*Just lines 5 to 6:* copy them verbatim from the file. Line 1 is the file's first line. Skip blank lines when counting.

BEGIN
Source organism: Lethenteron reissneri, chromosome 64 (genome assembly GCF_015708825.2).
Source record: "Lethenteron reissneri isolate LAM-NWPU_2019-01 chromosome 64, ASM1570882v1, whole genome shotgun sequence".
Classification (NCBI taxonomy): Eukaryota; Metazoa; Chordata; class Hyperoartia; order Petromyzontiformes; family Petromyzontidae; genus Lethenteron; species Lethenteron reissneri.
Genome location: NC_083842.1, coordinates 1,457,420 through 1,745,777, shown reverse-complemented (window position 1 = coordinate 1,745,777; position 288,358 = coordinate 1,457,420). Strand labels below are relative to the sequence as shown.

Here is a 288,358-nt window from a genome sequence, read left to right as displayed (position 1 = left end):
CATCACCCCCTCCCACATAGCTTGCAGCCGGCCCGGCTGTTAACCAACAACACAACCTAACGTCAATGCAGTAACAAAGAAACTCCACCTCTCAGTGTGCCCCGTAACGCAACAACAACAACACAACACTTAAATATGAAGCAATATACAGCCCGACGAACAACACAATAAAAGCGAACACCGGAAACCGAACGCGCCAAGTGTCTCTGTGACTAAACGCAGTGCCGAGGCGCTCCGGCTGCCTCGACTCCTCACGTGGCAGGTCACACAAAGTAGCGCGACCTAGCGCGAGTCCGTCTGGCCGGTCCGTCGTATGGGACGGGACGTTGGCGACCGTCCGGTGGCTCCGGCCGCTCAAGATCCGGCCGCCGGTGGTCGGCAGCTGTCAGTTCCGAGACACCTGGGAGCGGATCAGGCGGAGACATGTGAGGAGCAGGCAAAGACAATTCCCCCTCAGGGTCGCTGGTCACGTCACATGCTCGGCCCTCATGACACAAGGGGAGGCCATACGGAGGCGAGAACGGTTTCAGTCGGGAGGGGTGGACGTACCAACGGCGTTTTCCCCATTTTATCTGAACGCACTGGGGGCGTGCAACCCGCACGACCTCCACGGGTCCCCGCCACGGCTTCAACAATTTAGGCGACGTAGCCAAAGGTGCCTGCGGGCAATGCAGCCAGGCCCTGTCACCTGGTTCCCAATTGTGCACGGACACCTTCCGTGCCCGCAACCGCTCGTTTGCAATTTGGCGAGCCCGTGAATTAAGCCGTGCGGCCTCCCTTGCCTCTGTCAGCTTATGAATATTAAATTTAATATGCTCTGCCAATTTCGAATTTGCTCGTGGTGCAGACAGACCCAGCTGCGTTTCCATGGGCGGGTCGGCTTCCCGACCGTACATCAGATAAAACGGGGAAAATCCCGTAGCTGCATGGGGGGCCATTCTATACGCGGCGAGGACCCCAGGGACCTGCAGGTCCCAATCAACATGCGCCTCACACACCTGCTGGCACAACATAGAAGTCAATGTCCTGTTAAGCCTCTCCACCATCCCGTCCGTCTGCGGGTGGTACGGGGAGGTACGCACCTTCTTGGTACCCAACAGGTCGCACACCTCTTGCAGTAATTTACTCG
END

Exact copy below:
Here is a 288,358-nt window from a genome sequence, read left to right as displayed (position 1 = left end):
CATCACCCCCTCCCACATAGCTTGCAGCCGGCCCGGCTGTTAACCAACAACACAACCTAACGTCAATGCAGTAACAAAGAAACTCCACCTCTCAGTGTGCCCCGTAACGCAACAACAACAACACAACACTTAAATATGAAGCAATATACAGCCCGACGAACAACACAATAAAAGCGAACACCGGAAACCGAACGCGCCAAGTGTCTCTGTGACTAAACGCAGTGCCGAGGCGCTCCGGCTGCCTCGACTCCTCACGTGGCAGGTCACACAAAGTAGCGCGACCTAGCGCGAGTCCGTCTGGCCGGTCCGTCGTATGGGACGGGACGTTGGCGACCGTCCGGTGGCTCCGGCCGCTCAAGATCCGGCCGCCGGTGGTCGGCAGCTGTCAGTTCCGAGACACCTGGGAGCGGATCAGGCGGAGACATGTGAGGAGCAGGCAAAGACAATTCCCCCTCAGGGTCGCTGGTCACGTCACATGCTCGGCCCTCATGACACAAGGGGAGGCCATACGGAGGCGAGAACGGTTTCAGTCGGGAGGGGTGGACGTACCAACGGCGTTTTCCCCATTTTATCTGAACGCACTGGGGGCGTGCAACCCGCACGACCTCCACGGGTCCCCGCCACGGCTTCAACAATTTAGGCGACGTAGCCAAAGGTGCCTGCGGGCAATGCAGCCAGGCCCTGTCACCTGGTTCCCAATTGTGCACGGACACCTTCCGTGCCCGCAACCGCTCGTTTGCAATTTGGCGAGCCCGTGAATTAAGCCGTGCGGCCTCCCTTGCCTCTGTCAGCTTATGAATATTAAATTTAATATGCTCTGCCAATTTCGAATTTGCTCGTGGTGCAGACAGACCCAGCTGCGTTTCCATGGGCGGGTCGGCTTCCCGACCGTACATCAGATAAAACGGGGAAAATCCCGTAGCTGCATGGGGGGCCATTCTATACGCGGCGAGGACCCCAGGGACCTGCAGGTCCCAATCAACATGCGCCTCACACACCTGCTGGCACAACATAGAAGTCAATGTCCTGTTAAGCCTCTCCACCATCCCGTCCGTCTGCGGGTGGTACGGGGAGGTACGCACCTTCTTGGTACCCAACAGGTCGCACACCTCTTGCAGTAATTTACTCG